Rear end analysis from Comment is Free

Okay, let’s get the blindingly obvious out of the way first. The Lib Dems are in trouble. We are floundering in the polls. Lewis Baston has a fair assessment of our woes over on Comment is Free.

Sadly, Iain Macwhirter has also decided to have a go. Aside from the blindingly obvious – that our stock isn’t all that high at the moment – it would appear that there is no point so large that Macwhirter isn’t capable of missing. Of course, accusing him of being stupid (which is of course what he calls us) would be unfair, since he is really being disingenuous. But it disappoints me that this is what passes for analysis these days.

First of all, he makes the following claim about why the Lib Dems failed to go into coalition government in Wales:

The Welsh Lib Dems were offered a share in a nationalist-led coalition in Cardiff, but pulled out at the last moment after the party executive was leaned on by the UK leadership. “Alliance with Plaid Cymru?” said Sir Ming’s minders. “Never! Unthinkable! The Liberal Democrats are a unionist party, always will be.”

Oh really? Knowing many of the individuals involved, if there had been the slightest hint of central interference here, they would have raised a shit storm. The one thing that might have convinced Peter Black to support coalition would have been the sense that Ming was pushing him the other direction.

There are a great many reasons why we failed to negotiate an acceptable package in Wales – a clear sense of identity and vision for Wales being the main one – but to blame Ming is an accusation too far.

Meanwhile, the Tory leader, David Cameron, has been pinching Liberal Democrat clothes on the environment, green taxes, public services and personal politics. Cameron has even allowed himself to be described as “liberal”. This attempt to drive the Liberal Democrats out of Tory marginals in England has sent the party into a state of ideological confusion. It no longer knows whether it’s orange or green; or blue or red. The truth is: no one cares.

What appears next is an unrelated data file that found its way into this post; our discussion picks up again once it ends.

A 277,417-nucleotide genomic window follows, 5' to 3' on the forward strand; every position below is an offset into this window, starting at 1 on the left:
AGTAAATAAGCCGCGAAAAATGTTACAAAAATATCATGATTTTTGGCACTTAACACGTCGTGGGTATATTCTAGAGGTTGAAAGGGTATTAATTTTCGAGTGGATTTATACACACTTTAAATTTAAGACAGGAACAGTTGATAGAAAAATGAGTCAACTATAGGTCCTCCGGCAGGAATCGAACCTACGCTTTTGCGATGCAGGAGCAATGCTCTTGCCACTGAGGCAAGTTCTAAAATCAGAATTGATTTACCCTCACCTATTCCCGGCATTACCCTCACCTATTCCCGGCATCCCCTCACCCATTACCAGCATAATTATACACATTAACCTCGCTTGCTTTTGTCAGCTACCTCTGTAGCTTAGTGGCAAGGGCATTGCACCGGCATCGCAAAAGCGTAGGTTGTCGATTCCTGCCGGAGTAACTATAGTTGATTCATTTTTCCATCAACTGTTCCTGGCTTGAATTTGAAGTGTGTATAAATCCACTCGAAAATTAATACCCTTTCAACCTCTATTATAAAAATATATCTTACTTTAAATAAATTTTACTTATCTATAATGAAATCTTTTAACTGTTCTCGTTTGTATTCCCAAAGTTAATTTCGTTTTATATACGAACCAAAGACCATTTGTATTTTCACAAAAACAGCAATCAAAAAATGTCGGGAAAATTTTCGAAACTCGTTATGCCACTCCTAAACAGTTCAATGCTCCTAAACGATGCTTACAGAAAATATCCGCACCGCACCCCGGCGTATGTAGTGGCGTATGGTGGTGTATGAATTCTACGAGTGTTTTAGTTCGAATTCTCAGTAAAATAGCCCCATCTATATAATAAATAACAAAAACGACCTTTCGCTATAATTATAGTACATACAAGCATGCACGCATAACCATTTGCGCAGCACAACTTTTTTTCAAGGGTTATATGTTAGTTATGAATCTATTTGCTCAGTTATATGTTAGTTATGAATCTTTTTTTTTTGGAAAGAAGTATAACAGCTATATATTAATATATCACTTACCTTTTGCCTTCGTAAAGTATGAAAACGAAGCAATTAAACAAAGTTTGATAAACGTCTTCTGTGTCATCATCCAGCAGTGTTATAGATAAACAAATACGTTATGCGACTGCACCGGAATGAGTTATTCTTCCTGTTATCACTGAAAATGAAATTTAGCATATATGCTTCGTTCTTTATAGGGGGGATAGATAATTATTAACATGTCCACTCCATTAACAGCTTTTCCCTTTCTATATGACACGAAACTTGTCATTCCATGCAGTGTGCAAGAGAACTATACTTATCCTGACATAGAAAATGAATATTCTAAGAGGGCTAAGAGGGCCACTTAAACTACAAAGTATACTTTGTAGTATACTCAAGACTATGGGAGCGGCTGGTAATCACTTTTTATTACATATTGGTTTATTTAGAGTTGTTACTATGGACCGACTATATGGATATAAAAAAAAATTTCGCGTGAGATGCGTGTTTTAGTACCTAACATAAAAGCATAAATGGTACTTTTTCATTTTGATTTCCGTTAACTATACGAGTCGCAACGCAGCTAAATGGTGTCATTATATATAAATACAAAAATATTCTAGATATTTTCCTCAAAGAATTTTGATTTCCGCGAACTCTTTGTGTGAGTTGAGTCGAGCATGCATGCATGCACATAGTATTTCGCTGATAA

This paragraph makes no sense at all. Which party has been sent into a state of ideological confusion? If you are going to polemicise about a political party you should at least observe the rules of basic grammar.

Either way, the fact is it is the Tories who are in ideological turmoil at the moment. Even this argument about the EU referendum is small beer compared to the gladiatorial contests that have been going on at CCHQ. This Summer, Cameron has invented a new concept in British politics: the revolving door policy development tool. What you do is stick Zac Goldsmith, Ken Clarke, John Redwood and Iain Duncan Smith in a revolving door, spin it round really fast and then, when they’ve finished bashing into each other and falling over themselves, scoop up the resultant vomit and call it a manifesto.

By contrast, the one thing that Ming has been getting right is the development of a coherent set of policies. He doesn’t shout about them anything like enough (AND SHOUTING IS WHAT WE NEED AT THE MOMENT MING!), and I disagree with several of them, but we have a clearer idea of what we stand for now than we did during the last general election. Credit where it’s due: Ming has delivered here.

Just what are the Liberal Democrats for? They used to be about constitutional reform, about sharing power, about proportional representation.

Gosh this sounds familiar. I seem to remember writing an *ahem* award nominated blog post on the subject. Is it too much to expect these bozos to not go around plagiarising each other? No honour among thieves, clearly.

To reiterate for the hard of thinking: we’ve never been “about” any of those things – they are just convenient things that lazy drink soaked hacks who can’t be bothered to view politics through anything other than beer glasses label us as. Even PR has never been more to the party than a means to an end, which is to create a more liberal and equitable society.

They have lost the initiative to Gordon Brown and the SNP leader Alex Salmond, both of whom have launched “national conversations” on constitutional reform.

Splutter! Both of these “national conversations” thus far have been frustratingly thin on details. Salmond’s “white paper” on Scottish Governance even states that they have no idea how to conduct this “national conversation” and plan to consult widely on the matter (which, surely, is the role of a green paper?). They’ve made a couple of speeches, but neither of these men have yet demonstrated that their commitment to democratic renewal is anything more than skin deep.

Sir Ming Campbell’s call for a UK constitutional convention rings decidedly hollow after the Scottish Liberal Democrats refused to discuss setting up a constitutional convention in Scotland with the SNP.

This I’m sure Macwhirter knows to be a lie. At no point has Salmond discussed holding a convention; by contrast Nicol Stephen’s response to his white paper was to demand one. The opposite of truth is called a lie, is it not?